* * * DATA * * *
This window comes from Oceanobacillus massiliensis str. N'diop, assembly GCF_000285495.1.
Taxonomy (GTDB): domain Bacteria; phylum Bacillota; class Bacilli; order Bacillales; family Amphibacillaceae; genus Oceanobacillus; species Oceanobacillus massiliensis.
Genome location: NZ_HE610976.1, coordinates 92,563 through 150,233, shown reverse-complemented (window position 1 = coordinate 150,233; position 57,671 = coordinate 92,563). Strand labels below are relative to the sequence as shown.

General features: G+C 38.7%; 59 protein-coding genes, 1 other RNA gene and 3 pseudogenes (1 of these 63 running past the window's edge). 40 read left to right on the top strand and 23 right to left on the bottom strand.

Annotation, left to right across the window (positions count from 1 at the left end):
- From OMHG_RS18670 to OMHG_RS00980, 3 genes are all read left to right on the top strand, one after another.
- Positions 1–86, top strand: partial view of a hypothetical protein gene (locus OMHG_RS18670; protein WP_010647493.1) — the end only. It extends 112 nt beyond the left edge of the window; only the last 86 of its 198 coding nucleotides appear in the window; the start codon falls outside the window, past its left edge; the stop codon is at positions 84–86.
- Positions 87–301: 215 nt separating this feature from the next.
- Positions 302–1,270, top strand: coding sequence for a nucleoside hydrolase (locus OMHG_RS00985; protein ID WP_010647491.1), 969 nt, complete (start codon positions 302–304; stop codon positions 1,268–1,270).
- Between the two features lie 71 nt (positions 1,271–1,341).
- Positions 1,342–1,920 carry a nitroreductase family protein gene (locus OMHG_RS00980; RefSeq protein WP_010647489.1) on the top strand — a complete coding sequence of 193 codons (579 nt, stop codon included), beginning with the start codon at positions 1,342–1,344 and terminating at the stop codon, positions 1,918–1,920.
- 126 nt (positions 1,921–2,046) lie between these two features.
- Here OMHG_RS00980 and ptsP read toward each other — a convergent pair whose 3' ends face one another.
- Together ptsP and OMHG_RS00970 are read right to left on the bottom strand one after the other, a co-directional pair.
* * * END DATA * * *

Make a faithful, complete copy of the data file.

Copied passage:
This window comes from Oceanobacillus massiliensis str. N'diop, assembly GCF_000285495.1.
Taxonomy (GTDB): domain Bacteria; phylum Bacillota; class Bacilli; order Bacillales; family Amphibacillaceae; genus Oceanobacillus; species Oceanobacillus massiliensis.
Genome location: NZ_HE610976.1, coordinates 92,563 through 150,233, shown reverse-complemented (window position 1 = coordinate 150,233; position 57,671 = coordinate 92,563). Strand labels below are relative to the sequence as shown.

General features: G+C 38.7%; 59 protein-coding genes, 1 other RNA gene and 3 pseudogenes (1 of these 63 running past the window's edge). 40 read left to right on the top strand and 23 right to left on the bottom strand.

Annotation, left to right across the window (positions count from 1 at the left end):
- From OMHG_RS18670 to OMHG_RS00980, 3 genes are all read left to right on the top strand, one after another.
- Positions 1–86, top strand: partial view of a hypothetical protein gene (locus OMHG_RS18670; protein WP_010647493.1) — the end only. It extends 112 nt beyond the left edge of the window; only the last 86 of its 198 coding nucleotides appear in the window; the start codon falls outside the window, past its left edge; the stop codon is at positions 84–86.
- Positions 87–301: 215 nt separating this feature from the next.
- Positions 302–1,270, top strand: coding sequence for a nucleoside hydrolase (locus OMHG_RS00985; protein ID WP_010647491.1), 969 nt, complete (start codon positions 302–304; stop codon positions 1,268–1,270).
- Between the two features lie 71 nt (positions 1,271–1,341).
- Positions 1,342–1,920 carry a nitroreductase family protein gene (locus OMHG_RS00980; RefSeq protein WP_010647489.1) on the top strand — a complete coding sequence of 193 codons (579 nt, stop codon included), beginning with the start codon at positions 1,342–1,344 and terminating at the stop codon, positions 1,918–1,920.
- 126 nt (positions 1,921–2,046) lie between these two features.
- Here OMHG_RS00980 and ptsP read toward each other — a convergent pair whose 3' ends face one another.
- Together ptsP and OMHG_RS00970 are read right to left on the bottom strand one after the other, a co-directional pair.